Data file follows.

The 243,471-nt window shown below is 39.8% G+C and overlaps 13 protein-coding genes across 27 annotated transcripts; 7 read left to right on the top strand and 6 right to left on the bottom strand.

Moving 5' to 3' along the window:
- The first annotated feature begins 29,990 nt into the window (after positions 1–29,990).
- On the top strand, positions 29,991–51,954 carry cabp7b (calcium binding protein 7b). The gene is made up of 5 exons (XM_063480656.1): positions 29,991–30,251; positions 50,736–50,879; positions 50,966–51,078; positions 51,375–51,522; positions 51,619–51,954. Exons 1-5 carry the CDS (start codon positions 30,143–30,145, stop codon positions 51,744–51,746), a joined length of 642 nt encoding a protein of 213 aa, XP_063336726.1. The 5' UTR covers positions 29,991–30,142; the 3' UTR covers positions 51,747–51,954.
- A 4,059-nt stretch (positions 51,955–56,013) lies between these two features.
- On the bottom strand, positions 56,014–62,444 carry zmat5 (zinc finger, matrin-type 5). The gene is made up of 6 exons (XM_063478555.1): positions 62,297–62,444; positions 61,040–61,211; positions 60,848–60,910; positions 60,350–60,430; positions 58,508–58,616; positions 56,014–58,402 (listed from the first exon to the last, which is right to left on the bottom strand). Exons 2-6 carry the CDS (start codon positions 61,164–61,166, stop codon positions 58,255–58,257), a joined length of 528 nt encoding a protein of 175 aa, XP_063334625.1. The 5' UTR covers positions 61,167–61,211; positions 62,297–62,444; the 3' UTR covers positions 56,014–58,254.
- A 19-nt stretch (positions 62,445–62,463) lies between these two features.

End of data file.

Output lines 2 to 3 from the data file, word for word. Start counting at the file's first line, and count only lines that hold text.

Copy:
Moving 5' to 3' along the window:
- The first annotated feature begins 29,990 nt into the window (after positions 1–29,990).